Everyone I told about my pains thought I was suffering from shin splints, an extremely common running malady.  But shin splints usually come and go while running and don't hurt while resting or walking.  I had had shin splints in high school and college, so I knew what they felt like.  My pain was not shin splints.  I was becoming very worried.  I was afraid they were stress fractures. 

I did some online research, which affirmed my worst fear:  my leg pain seemed to be stress (hairline) fractures on my tibia (the big bone in the lower leg).  The tibia is apparently a very common spot for stress fractures, and it occurs with overuse.  Tibial stress fractures occur often when a runner runs repeatedly without giving the body enough time to rest in-between workouts, which was apparently what I had been doing.  I had been unknowingly working my lower legs so much without giving them time to adequately rest & recover, even though I was trying to eat post-workout meals with protein, carbs, potassium, and calcium. 

On an online web site about stress fractures, it said that usually 8 weeks of rest is required to heal a stress fracture.  I was not happy, but I wanted to heal. 

So I bought 2 Ace bandages, with which I wrapped my ankles & lower legs with daily, every time I left the house or was doing anything on my feet.  I rested my legs, put ice bags on them for the first week or so, and had my legs wrapped whenever I was on my feet for an extended period of time. 

I did more research online, and found that runners usually have very strong quadricep muscles (the big muscle in your thigh), but weak calf muscles (muscles in lower leg, near my injury).  So I did calf-strengthening exercises every day.  I also found out that, to avoid future injury, I should do ab exercises to strengthen my core.  So I designed an ab workout routine and spent about 20 minutes a day performing them.  It hurt, and still hurts, but I'm doing them. 

At this point, it has only been a little over 2 weeks since I've stopped running and started the recovery process, but the pain in my legs is gone.  I am going to give it a few more days, then try running a mile or so at a slow pace.  Then I will see if my leg hurts again.  If not, I will continue to slowly up my mileage until I can run 5 or 6 miles again, all the while monitoring my leg to see if pain is starting.  I will be thrilled if I'm healed after only a couple weeks, instead of 8!  But I know not to be too hopeful.  Healing takes time, and I'm willing to give it time, so I can heal properly, so hopefully I can run longer in the future.  I want to still be running when I'm 90 years old, so I am taking care of my body.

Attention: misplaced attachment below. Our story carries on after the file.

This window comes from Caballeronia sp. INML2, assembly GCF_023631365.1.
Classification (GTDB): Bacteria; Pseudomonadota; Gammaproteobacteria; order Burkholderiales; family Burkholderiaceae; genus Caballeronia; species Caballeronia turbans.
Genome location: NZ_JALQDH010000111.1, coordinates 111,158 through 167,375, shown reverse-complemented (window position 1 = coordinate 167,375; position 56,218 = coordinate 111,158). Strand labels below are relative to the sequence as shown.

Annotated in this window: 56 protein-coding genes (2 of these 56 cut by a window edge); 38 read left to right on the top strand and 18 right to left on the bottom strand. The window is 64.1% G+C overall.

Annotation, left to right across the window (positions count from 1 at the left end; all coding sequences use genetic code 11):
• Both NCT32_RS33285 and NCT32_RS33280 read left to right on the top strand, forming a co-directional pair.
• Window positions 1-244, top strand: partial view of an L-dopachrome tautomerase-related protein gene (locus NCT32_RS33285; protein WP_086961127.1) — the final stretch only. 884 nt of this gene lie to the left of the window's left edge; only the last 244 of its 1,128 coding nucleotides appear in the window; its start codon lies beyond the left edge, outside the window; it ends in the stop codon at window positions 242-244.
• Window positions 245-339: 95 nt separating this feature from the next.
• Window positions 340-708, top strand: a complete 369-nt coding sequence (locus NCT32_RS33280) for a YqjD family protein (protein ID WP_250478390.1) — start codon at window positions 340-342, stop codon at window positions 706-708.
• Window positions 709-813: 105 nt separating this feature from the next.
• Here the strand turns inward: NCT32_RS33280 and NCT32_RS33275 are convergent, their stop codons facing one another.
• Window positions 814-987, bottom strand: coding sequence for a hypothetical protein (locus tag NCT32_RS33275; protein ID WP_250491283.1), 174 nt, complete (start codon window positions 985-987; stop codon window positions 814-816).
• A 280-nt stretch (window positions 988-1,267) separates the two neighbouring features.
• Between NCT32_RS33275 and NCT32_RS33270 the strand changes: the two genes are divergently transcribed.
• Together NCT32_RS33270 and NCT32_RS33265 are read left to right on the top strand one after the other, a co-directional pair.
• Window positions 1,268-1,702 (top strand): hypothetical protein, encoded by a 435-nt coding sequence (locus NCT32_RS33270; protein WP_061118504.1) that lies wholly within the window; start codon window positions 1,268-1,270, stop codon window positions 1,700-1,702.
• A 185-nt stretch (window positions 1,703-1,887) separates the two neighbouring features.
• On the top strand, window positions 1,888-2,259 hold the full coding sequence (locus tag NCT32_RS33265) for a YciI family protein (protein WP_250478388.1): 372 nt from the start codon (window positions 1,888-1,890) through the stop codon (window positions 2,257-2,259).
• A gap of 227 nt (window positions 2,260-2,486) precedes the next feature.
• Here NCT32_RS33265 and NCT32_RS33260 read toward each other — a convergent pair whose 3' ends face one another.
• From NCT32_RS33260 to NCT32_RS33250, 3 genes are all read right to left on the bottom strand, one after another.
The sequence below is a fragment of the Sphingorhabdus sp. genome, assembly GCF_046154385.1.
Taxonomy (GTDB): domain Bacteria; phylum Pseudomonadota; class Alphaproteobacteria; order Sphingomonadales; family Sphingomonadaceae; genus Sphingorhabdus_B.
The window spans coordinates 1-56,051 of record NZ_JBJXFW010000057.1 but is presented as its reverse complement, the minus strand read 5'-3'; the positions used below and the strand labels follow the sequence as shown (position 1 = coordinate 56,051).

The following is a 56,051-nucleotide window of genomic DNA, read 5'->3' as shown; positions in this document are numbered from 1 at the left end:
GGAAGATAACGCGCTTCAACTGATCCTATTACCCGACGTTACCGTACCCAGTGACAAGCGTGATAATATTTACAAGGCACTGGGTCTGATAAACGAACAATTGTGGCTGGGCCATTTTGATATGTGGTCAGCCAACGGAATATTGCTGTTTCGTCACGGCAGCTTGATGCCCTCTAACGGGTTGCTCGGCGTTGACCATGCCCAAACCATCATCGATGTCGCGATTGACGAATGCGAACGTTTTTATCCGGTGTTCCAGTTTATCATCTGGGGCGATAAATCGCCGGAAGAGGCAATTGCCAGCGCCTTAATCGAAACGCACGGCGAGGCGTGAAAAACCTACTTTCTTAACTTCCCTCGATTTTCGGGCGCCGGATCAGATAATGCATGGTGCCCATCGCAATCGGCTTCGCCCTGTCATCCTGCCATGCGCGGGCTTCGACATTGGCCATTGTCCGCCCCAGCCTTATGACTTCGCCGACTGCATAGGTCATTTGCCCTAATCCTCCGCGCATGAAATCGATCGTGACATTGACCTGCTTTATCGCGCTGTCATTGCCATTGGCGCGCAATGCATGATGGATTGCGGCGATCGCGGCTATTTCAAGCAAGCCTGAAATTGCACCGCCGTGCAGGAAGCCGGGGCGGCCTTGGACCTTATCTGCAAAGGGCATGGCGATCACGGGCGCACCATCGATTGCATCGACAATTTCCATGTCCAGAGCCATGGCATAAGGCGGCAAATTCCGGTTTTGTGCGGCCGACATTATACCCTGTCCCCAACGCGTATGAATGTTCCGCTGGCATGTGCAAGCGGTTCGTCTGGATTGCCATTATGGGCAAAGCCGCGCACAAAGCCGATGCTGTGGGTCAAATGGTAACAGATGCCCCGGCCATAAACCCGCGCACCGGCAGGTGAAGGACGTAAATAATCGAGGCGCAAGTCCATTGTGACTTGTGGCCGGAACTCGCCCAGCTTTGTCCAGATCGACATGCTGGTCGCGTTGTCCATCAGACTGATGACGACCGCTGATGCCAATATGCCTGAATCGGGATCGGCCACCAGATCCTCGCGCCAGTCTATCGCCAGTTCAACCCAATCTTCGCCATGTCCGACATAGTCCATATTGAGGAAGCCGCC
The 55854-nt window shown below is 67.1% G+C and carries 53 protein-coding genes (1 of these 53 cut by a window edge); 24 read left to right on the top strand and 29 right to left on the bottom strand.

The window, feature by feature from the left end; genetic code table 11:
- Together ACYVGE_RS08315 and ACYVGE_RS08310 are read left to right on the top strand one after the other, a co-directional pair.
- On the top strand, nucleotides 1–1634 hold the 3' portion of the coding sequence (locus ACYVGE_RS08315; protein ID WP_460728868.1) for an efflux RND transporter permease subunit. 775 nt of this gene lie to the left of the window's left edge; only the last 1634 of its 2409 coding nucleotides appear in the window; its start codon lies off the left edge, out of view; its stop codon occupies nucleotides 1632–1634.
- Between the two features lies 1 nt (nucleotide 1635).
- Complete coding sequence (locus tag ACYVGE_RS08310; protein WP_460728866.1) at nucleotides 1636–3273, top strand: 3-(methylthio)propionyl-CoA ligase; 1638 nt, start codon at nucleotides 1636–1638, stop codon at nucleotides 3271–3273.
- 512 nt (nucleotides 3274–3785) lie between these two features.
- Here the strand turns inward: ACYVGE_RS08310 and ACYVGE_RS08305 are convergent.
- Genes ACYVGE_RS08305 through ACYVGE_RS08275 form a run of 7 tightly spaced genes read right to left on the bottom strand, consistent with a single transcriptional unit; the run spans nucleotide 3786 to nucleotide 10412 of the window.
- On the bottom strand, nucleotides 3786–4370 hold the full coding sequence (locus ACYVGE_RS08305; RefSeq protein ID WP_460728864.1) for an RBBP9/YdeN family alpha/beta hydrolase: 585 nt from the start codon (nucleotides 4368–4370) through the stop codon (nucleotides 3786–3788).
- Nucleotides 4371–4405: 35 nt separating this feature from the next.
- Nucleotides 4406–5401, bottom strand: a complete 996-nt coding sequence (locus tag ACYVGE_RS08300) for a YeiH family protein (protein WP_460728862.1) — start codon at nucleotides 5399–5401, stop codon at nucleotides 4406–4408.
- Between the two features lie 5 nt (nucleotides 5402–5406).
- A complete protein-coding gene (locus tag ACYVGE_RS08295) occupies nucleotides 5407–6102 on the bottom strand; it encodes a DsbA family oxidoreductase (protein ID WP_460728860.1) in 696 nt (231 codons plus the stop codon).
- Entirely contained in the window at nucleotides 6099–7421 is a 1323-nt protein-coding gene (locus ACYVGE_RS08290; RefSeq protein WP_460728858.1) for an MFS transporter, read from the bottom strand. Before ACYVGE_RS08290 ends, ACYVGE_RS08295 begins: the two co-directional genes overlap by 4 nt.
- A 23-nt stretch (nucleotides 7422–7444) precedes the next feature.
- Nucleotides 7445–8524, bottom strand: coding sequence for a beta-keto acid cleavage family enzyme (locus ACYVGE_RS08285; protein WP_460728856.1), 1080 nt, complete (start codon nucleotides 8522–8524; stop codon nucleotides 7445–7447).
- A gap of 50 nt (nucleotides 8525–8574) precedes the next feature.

I will also continue to do ab & calf exercises.  Once all of me is stronger, it will help fend off injury & sickness.

I wrote this very long story for every athlete out there, from beginner to advanced, know that injury is just a part of being an athlete.  Injuries are bound to happen, but you should take the proper time for recovery so you will heal properly.  If you take the time now, you'll be rewarded for it in the future. So don't rush it!  And get better soon! 


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    • amber lynn profile image

      amber lynn 8 years ago

      Hi!...So I just went through that exact scenario 2 weeks ago. I started running again from being out for 2-3 years. I ran every other day realizing the muscles need time to recuperate. I did however ignore that detail one weekend running 3 days in a row and I definitely paid for it. I believe I did have shin splints though. I also bought new shoes realizing my "new balance" weren’t going to cut it. It still got so bad it hurt to walk. Therefore I had to stop running for a week and also ice my shins, and buy ace wrap. It really sucks to feel great running again only to have to stop. But as you said it comes with being an athlete. Thanks for the encouragement and great hub!